Pokémon Expo Gym in Osaka, Japan

13. You heal worn out pokémon at Poké Centers, buy items at Poké Marts, and battle opponents at Poké Gyms. There’s a real-life Poké Gym in Osaka, Japan. And in Pokémon Go, Poké Stops are where you can pick up items like Poké Balls.

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14. Most pokémon have a gender, either male or female, and can be bred. Female pokémon lay eggs, which eventually hatch when you carry them around long enough. If you don’t have two pokémon of opposite genders, the genderless Ditto can step in and breed with most (not all, as some pokémon don’t breed).

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15. Ash is the protagonist in the Pokémon anime. In Japan, fans know him as Satoshi, a clear reference to Pokémon creator Satoshi Tajiri. There’s a theory that everything currently happening in the Pokémon TV show (now over 800 episodes strong, and still airing) is only taking place in Ash’s dream. In the very first episode, which aired in 1997, Ash was electrocuted by Pikachu. Some believe this placed him into a coma, hence the super-long dream, and thus explaining why Ash hasn’t aged one bit even after 19 years.

16. In the third episode of the Pokémon TV anime, there was an earthworm. Non-pokémon creatures appear very rarely in the show. You can see it at the 9:38 mark.

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In the episode, Pidgeotto is seen eating an earthworm.

17. The pokémon regions in the game are actually based on real locations. Kanto, Johto, Hoenn, and Sinnoh are all places in Japan. There’s also Unova in the US, Kalos in France, and the new region, Alola in Hawaii.

18. Here’s how some of your favorite pokémon got their names: Ekans and Arbok are Snake and Kobra spelled backwards; Koffing and Weezing’s were originally going to be called NY and LA because of the heavy pollution in those US cities; Hitmonchan and Hitmonlee are named after Jackie Chan and Bruce Lee; Abra, Kadabra, and Alakazam’s US names are based on the magic chant “abracadabra”; Alakazam’s Japanese translation is Foodin, likely a homage to the great magician, Harry Houdini.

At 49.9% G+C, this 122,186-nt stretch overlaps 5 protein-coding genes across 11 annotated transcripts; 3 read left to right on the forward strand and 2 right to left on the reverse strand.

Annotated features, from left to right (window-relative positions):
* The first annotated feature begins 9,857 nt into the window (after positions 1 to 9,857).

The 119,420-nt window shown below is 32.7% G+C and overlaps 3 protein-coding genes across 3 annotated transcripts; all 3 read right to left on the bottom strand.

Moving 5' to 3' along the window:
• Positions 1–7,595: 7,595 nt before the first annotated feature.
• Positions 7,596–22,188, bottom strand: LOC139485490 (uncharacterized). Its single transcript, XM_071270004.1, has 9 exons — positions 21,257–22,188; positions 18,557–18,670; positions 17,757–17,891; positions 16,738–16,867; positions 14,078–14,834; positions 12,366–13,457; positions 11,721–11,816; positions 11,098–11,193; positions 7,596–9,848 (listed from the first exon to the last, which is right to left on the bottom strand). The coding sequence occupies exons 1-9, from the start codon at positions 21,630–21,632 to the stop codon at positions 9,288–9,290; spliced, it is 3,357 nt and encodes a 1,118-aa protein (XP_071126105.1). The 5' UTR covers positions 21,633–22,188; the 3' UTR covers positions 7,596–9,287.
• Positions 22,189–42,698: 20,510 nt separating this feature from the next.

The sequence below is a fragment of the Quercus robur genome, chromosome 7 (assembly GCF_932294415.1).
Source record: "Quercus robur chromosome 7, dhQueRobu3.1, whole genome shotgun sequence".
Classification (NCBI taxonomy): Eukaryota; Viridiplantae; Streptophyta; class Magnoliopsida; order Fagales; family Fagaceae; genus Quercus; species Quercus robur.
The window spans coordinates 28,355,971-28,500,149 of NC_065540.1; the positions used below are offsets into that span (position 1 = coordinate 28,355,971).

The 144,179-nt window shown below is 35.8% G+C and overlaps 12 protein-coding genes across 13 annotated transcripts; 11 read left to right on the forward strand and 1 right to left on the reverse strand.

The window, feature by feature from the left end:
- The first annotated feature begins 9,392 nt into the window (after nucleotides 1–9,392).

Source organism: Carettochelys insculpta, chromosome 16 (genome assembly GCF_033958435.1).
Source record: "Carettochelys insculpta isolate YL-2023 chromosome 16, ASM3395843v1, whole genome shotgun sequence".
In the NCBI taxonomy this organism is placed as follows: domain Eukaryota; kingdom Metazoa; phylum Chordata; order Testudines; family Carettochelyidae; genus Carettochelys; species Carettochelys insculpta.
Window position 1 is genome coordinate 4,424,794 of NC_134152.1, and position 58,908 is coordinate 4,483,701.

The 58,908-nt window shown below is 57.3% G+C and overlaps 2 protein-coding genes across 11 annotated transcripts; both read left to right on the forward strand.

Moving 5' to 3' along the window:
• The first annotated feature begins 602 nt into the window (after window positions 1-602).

19. Filipino singer and actor Billy Crawford sang the theme song for the first Pokémon movie released in 1998. The movie’s soundtrack includes songs from Britney Spears, Christina Aguilera, N*SYNC, M2M, and 98º Degrees, but Billy really was the very best back then, like no one ever was.

20. Meowth is the only pokémon that can talk (we’re not including legendary pokémon that communicate with humans using telepathy). He taught himself how to talk to impress a female Meowth. Smooth.


This feature was a collaboration between Michael Josh Villanueva, Jv RuantoChay LazaroMichael Josh still plays Pokémon on his Nintendo DS, Chay grew up on the TV show and playing cards, and Jv… well let’s just say we would have believed it if he said he wrote the entire Bulbapedia.


Image sources: 5a, 5b, 68, 9, 10, 11a, 11b, 11c, 12, 13, 14, 15, 18a, 18b19, 20

[irp posts=”7858″ name=”Pokémon Sun and Moon out now”]

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5 Memoji-inspired outfit ideas: His and Hers

Play dress up virtually with the public beta preview of iOS 15

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Unveiled at this year’s Worldwide Developers Conference keynote are new customization options coming to Memoji on iMessage, including a much-awaited feature: outfit selection.

In 2019, Apple rolled out the most significant Memoji customization update. That year, users were able to apply makeup, change hair color, wear piercings and jewelry, and pick from different styles of headwear and glasses. The only thing missing was being able to choose clothing.

If you have the public beta of iOS 15 installed, you can now virtually play dress up and plan outfits for those trips you’ve been dreaming of and activities you’ve been deprived of after a year of quarantine.

#1 Romantic date night 

Who doesn’t like dressing up for a romantic date that will take you from a dinner at a restaurant to a cocktail or two at a speakeasy? Changing out of pajamas can do wonders to your mood.

His: a crisp long sleeved button down and his favorite hat

Hers: a flirty dress and statement earrings

#2 Stroll at the botanical garden

Has your apartment turned into a mini greenhouse with all the indoor plants you’ve adopted? Driving to the nearest botanical garden will either make you feel zen and content, or convince you that your plant collection is insufficient.

His: a breezy shirt and a pair of sunglasses

Hers: a colorful sundress and a top bun

Safari adventure

If there’s anything we learned about ourselves this past year, it’s that we all desire to be out in nature from time to time. A safari trip might not be realistic right now, but no one’s stopping you from imagining one.

His: a two pocket utility shirt and a cowboy hat

Hers: a loose tunic and a fedora